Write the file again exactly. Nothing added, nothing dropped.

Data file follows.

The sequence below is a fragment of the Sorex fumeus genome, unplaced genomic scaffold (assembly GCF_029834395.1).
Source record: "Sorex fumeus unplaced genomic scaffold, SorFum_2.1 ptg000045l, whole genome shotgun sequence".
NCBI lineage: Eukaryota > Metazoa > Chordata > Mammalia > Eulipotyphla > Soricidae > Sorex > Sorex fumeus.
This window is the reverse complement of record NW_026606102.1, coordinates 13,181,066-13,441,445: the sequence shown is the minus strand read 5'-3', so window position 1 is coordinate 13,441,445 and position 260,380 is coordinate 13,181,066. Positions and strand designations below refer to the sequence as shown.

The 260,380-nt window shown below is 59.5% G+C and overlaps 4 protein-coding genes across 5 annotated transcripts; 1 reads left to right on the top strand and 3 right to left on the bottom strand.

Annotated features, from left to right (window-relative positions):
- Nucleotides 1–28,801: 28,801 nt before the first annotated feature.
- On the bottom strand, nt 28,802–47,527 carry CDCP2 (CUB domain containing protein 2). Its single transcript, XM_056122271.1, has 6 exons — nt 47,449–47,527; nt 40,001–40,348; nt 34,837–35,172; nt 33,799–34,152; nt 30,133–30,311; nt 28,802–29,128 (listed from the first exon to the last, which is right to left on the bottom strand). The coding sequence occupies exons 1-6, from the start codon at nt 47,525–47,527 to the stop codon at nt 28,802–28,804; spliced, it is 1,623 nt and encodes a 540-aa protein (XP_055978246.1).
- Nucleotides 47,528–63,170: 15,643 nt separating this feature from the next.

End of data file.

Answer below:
The sequence below is a fragment of the Sorex fumeus genome, unplaced genomic scaffold (assembly GCF_029834395.1).
Source record: "Sorex fumeus unplaced genomic scaffold, SorFum_2.1 ptg000045l, whole genome shotgun sequence".
NCBI lineage: Eukaryota > Metazoa > Chordata > Mammalia > Eulipotyphla > Soricidae > Sorex > Sorex fumeus.
This window is the reverse complement of record NW_026606102.1, coordinates 13,181,066-13,441,445: the sequence shown is the minus strand read 5'-3', so window position 1 is coordinate 13,441,445 and position 260,380 is coordinate 13,181,066. Positions and strand designations below refer to the sequence as shown.

The 260,380-nt window shown below is 59.5% G+C and overlaps 4 protein-coding genes across 5 annotated transcripts; 1 reads left to right on the top strand and 3 right to left on the bottom strand.

Annotated features, from left to right (window-relative positions):
- Nucleotides 1–28,801: 28,801 nt before the first annotated feature.
- On the bottom strand, nt 28,802–47,527 carry CDCP2 (CUB domain containing protein 2). Its single transcript, XM_056122271.1, has 6 exons — nt 47,449–47,527; nt 40,001–40,348; nt 34,837–35,172; nt 33,799–34,152; nt 30,133–30,311; nt 28,802–29,128 (listed from the first exon to the last, which is right to left on the bottom strand). The coding sequence occupies exons 1-6, from the start codon at nt 47,525–47,527 to the stop codon at nt 28,802–28,804; spliced, it is 1,623 nt and encodes a 540-aa protein (XP_055978246.1).
- Nucleotides 47,528–63,170: 15,643 nt separating this feature from the next.